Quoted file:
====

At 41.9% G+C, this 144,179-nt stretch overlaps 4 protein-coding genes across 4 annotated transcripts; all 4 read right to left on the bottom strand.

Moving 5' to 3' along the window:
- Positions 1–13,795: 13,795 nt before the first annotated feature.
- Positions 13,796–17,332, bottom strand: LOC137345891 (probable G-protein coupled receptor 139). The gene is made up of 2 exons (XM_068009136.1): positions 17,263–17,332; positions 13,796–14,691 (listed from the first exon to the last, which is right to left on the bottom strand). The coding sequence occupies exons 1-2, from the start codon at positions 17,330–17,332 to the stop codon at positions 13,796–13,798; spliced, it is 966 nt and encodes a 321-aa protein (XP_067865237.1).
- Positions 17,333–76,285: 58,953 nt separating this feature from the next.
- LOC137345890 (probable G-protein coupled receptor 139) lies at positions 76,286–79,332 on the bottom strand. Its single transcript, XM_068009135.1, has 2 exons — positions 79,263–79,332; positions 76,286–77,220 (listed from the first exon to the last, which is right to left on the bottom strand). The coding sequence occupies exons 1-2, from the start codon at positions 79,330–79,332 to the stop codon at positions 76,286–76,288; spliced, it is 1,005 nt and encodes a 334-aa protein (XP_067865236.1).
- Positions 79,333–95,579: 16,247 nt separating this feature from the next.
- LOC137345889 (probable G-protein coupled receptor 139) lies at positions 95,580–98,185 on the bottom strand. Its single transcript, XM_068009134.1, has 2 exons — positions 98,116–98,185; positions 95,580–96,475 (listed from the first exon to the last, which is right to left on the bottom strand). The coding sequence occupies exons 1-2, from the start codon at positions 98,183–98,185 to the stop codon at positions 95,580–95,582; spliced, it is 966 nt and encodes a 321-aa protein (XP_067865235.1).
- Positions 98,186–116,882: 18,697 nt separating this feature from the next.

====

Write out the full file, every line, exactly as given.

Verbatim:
At 41.9% G+C, this 144,179-nt stretch overlaps 4 protein-coding genes across 4 annotated transcripts; all 4 read right to left on the bottom strand.

Moving 5' to 3' along the window:
- Positions 1–13,795: 13,795 nt before the first annotated feature.
- Positions 13,796–17,332, bottom strand: LOC137345891 (probable G-protein coupled receptor 139). The gene is made up of 2 exons (XM_068009136.1): positions 17,263–17,332; positions 13,796–14,691 (listed from the first exon to the last, which is right to left on the bottom strand). The coding sequence occupies exons 1-2, from the start codon at positions 17,330–17,332 to the stop codon at positions 13,796–13,798; spliced, it is 966 nt and encodes a 321-aa protein (XP_067865237.1).
- Positions 17,333–76,285: 58,953 nt separating this feature from the next.
- LOC137345890 (probable G-protein coupled receptor 139) lies at positions 76,286–79,332 on the bottom strand. Its single transcript, XM_068009135.1, has 2 exons — positions 79,263–79,332; positions 76,286–77,220 (listed from the first exon to the last, which is right to left on the bottom strand). The coding sequence occupies exons 1-2, from the start codon at positions 79,330–79,332 to the stop codon at positions 76,286–76,288; spliced, it is 1,005 nt and encodes a 334-aa protein (XP_067865236.1).
- Positions 79,333–95,579: 16,247 nt separating this feature from the next.
- LOC137345889 (probable G-protein coupled receptor 139) lies at positions 95,580–98,185 on the bottom strand. Its single transcript, XM_068009134.1, has 2 exons — positions 98,116–98,185; positions 95,580–96,475 (listed from the first exon to the last, which is right to left on the bottom strand). The coding sequence occupies exons 1-2, from the start codon at positions 98,183–98,185 to the stop codon at positions 95,580–95,582; spliced, it is 966 nt and encodes a 321-aa protein (XP_067865235.1).
- Positions 98,186–116,882: 18,697 nt separating this feature from the next.